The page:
Today at 7:30 am I had a wonderful find. At noon it was quickly taken away. The only things remaining are the memories of an eventful morning. No one can take those away. I even failed to take any photographs, which I could have easily done.

While driving on I-90 this morning about 30 minutes from home, I spotted a road kill as the car in front of me swerved to the right to avoid running into it. I made the same maneuver to avoid hitting it. As I drive past I observed the coloration of a very dark coyote, but it was much too big for a coyote. I took the first exit possible to return for a better look. As quickly as I returned, I dragged the carcass out of the right lane of traffic. As I grabbed its hind leg, I knew it was a wolf. The paws are much too big for a coyote. A young female weighing about 55 pounds. Its neck was broken, only one tear in the pelt, and still warm. I loaded the dead wolf into the back of the truck and drove on to the Austin chapel. After arriving in Austin, I skinned the wolf, put the hide in the refrigerator (in a plastic bag), and put the fat-free carcass out on the grass past the back parking lot.

By late morning I called my brother Steve to share the joy of my find. As our conversation closed, Steve asked me if I had contacted the State Department of Natural Resources. The implication of the question was it may be illegal to possess body parts of an endangered species animal. After I finished my sandwich at lunch time, I found a statewide toll-free phone number for the DNR. Within 20 minutes after making the phone call, I was visited by a Game Warden. He asked a few necessary questions and seized the carcass and pelt and left me only with a copy of the seizure tag.
I'm still not sure what my dad was planning on doing with the wolf pelt, although I strongly suspect he was going to tan it. It would have made a great wallhanging!
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Tuesday, August 19, 2008


I did a word count on my dissertation manuscript today, and it's in the neighborhood of 92,000. That's a lot of words.

Okay, enough procrastinating...
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Monday, August 18, 2008

Windows in space and time

On the topic of losing a child is this amazing, heart-wrenching essay by Robbie Davis-Floyd called Windows in Space and Time: A Personal Perspective on Birth and Death. I cried my eyes out. Thanks to Lisa for sending me the link.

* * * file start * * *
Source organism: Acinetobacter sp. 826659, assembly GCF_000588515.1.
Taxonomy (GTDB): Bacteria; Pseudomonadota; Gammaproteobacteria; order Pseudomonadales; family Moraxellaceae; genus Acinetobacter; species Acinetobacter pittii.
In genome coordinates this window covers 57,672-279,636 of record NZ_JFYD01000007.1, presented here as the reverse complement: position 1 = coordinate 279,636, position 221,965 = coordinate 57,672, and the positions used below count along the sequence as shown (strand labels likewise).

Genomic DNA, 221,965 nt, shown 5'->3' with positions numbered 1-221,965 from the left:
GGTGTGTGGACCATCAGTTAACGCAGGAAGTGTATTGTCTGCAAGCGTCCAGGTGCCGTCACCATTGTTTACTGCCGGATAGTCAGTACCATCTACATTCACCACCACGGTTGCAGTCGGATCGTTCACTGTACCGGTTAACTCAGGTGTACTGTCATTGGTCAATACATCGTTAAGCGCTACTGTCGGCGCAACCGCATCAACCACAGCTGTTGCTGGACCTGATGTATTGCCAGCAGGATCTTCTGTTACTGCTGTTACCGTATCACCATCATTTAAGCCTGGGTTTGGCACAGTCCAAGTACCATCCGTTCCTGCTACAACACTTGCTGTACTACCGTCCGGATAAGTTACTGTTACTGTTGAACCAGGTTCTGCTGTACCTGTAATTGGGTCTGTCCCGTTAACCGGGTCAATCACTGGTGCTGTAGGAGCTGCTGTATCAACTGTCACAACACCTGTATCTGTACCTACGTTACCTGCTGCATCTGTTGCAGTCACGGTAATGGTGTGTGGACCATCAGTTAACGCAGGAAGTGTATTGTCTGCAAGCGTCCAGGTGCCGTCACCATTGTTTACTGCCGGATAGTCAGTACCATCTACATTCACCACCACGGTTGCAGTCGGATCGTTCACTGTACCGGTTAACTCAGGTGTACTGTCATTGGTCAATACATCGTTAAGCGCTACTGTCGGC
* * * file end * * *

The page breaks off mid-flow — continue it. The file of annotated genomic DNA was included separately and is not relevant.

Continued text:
The essay begins:
My daughter was born through a window in my uterus, and she died through the windshield of her car. I don’t know what to make of this beginning that became an ending. There are easy parallels: cesarean birth is a rapid transition in which you are suddenly taken from one reality to another. Certainly Peyton’s death was like that. But she worked to get born, just as I worked to birth her, for 26 hours before the cesarean was performed. In the end we were both rescued from our mutual travail--I by the epidural and the c-section, she by the doctor’s hands pulling her through. Am I then to assume that it was God’s hands pulling her through that windshield, tossing and tumbling her body 50 feet down the highway, breaking most of her bones and smashing her internal organs beyond repair?

I don’t know how many parallels we can make between birth and death, and I am not going to make any facile ones here. It has been two and a half years since I was invited to write this article, and I have been unable to face it until this moment--1 a.m.--as I rise from my unrestful rest to put fingers to computer keys. Do you want me to tell you there is some sense in this? I can’t find any. Do you want me to say that almost three years after her death, I have integrated the experience in the same way I finally accepted and integrated the psychological pain of my cesarean? I am sorry to disappoint. I am not an enlightened sage who can say that death and life are all one, that it was in the beginning, so it now and ever shall be, that death is the final stage of growth, that ultimately, everything is OK. Somewhere deep in the core of my being I know that the this is the ultimate truth--everything is OK just as it is--and yet my mother’s heart cries out for the presence of my daughter, to touch and hold her in the flesh, to revel in her as I did on that day, two weeks after her birth, when I looked down at her in her bassinet just as she opened her eyes, and was rewarded with her first smile, so brilliant and radiant, illuminating the room with utter delight.

Twenty years and 361 days later, after diapers and walking, blissful breastfeeding, chauffering her to gymnastics and dance lessons, and sharing her joys and sorrows late at night while she poured out her heart to me from behind the shower curtain, I stood by her body in the hospital room, surrounded it with my arms, and poured out my own heart to her corpse. She had been dead for 22 hours, but my mother’s heart could not believe that I could not call her back until I tried. I talked, I screamed, I sobbed, I begged her to live and breathe again. I told her I could not live without her. I touched every part of her body and begged the skin to twitch, the head to turn, the legs to move--anything to show me that this wasn’t reality, that this inert but gorgeous body lying in front of me was not really lifeless, that those stunning dancer’s legs were never going to plié again, that those graceful hands would never again arc, that those lips would not move to kiss mine or to smile, that her voice would never again say, “Mommy.”